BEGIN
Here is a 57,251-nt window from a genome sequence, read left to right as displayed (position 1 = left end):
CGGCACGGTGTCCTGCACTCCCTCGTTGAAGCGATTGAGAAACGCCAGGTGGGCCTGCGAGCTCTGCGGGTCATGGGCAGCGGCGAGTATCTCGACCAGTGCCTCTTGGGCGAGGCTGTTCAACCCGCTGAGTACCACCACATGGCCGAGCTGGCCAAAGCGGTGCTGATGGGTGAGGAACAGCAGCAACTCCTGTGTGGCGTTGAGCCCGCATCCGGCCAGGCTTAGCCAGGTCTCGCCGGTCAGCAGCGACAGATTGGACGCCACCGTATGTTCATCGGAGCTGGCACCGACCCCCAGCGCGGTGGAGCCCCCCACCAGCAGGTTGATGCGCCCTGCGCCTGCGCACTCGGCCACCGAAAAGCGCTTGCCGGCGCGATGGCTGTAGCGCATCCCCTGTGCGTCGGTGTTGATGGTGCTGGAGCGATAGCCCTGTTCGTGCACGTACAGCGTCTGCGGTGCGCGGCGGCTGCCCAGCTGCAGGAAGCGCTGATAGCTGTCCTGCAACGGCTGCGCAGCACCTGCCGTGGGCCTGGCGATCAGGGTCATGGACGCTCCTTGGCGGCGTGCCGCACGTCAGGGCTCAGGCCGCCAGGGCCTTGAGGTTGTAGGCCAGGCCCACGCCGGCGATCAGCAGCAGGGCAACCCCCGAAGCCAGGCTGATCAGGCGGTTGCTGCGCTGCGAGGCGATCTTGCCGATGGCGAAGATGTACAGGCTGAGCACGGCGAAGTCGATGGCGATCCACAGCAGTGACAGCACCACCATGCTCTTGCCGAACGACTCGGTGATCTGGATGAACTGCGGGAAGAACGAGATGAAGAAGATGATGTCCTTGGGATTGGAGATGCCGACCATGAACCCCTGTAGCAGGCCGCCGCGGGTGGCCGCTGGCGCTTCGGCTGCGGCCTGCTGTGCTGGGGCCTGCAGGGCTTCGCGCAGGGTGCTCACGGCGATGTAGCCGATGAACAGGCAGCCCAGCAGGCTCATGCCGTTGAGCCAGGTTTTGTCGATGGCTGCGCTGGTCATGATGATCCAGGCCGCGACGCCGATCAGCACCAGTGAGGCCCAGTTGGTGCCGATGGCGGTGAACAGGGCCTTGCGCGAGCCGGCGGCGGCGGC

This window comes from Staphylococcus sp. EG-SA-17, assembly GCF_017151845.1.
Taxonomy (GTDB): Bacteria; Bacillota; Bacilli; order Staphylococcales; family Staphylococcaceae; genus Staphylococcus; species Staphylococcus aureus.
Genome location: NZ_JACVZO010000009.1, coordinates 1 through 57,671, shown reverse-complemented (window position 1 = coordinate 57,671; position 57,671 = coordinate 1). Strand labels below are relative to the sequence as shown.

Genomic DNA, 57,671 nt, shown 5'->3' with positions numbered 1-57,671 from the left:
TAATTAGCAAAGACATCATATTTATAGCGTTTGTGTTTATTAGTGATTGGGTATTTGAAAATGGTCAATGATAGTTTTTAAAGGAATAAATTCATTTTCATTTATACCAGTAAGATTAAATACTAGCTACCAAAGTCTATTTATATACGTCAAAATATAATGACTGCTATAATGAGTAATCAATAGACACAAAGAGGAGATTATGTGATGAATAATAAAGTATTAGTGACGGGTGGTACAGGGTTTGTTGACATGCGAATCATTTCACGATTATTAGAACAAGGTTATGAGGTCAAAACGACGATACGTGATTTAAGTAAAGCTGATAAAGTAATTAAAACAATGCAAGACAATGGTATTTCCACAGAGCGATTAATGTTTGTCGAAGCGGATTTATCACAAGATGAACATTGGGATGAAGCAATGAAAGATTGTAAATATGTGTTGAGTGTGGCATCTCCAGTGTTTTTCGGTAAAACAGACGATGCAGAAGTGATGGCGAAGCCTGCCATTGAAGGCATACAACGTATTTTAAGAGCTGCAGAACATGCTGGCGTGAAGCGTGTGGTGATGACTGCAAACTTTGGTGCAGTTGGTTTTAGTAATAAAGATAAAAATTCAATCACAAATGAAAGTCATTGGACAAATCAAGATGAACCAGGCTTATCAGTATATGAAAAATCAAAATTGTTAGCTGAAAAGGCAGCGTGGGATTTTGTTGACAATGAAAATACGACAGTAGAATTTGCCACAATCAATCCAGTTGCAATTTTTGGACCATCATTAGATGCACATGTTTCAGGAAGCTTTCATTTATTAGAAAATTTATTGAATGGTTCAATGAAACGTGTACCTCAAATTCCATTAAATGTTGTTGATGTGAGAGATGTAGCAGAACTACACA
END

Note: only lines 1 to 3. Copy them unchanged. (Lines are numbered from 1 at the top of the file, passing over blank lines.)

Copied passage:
Here is a 57,251-nt window from a genome sequence, read left to right as displayed (position 1 = left end):
CGGCACGGTGTCCTGCACTCCCTCGTTGAAGCGATTGAGAAACGCCAGGTGGGCCTGCGAGCTCTGCGGGTCATGGGCAGCGGCGAGTATCTCGACCAGTGCCTCTTGGGCGAGGCTGTTCAACCCGCTGAGTACCACCACATGGCCGAGCTGGCCAAAGCGGTGCTGATGGGTGAGGAACAGCAGCAACTCCTGTGTGGCGTTGAGCCCGCATCCGGCCAGGCTTAGCCAGGTCTCGCCGGTCAGCAGCGACAGATTGGACGCCACCGTATGTTCATCGGAGCTGGCACCGACCCCCAGCGCGGTGGAGCCCCCCACCAGCAGGTTGATGCGCCCTGCGCCTGCGCACTCGGCCACCGAAAAGCGCTTGCCGGCGCGATGGCTGTAGCGCATCCCCTGTGCGTCGGTGTTGATGGTGCTGGAGCGATAGCCCTGTTCGTGCACGTACAGCGTCTGCGGTGCGCGGCGGCTGCCCAGCTGCAGGAAGCGCTGATAGCTGTCCTGCAACGGCTGCGCAGCACCTGCCGTGGGCCTGGCGATCAGGGTCATGGACGCTCCTTGGCGGCGTGCCGCACGTCAGGGCTCAGGCCGCCAGGGCCTTGAGGTTGTAGGCCAGGCCCACGCCGGCGATCAGCAGCAGGGCAACCCCCGAAGCCAGGCTGATCAGGCGGTTGCTGCGCTGCGAGGCGATCTTGCCGATGGCGAAGATGTACAGGCTGAGCACGGCGAAGTCGATGGCGATCCACAGCAGTGACAGCACCACCATGCTCTTGCCGAACGACTCGGTGATCTGGATGAACTGCGGGAAGAACGAGATGAAGAAGATGATGTCCTTGGGATTGGAGATGCCGACCATGAACCCCTGTAGCAGGCCGCCGCGGGTGGCCGCTGGCGCTTCGGCTGCGGCCTGCTGTGCTGGGGCCTGCAGGGCTTCGCGCAGGGTGCTCACGGCGATGTAGCCGATGAACAGGCAGCCCAGCAGGCTCATGCCGTTGAGCCAGGTTTTGTCGATGGCTGCGCTGGTCATGATGATCCAGGCCGCGACGCCGATCAGCACCAGTGAGGCCCAGTTGGTGCCGATGGCGGTGAACAGGGCCTTGCGCGAGCCGGCGGCGGCGGC

This window comes from Staphylococcus sp. EG-SA-17, assembly GCF_017151845.1.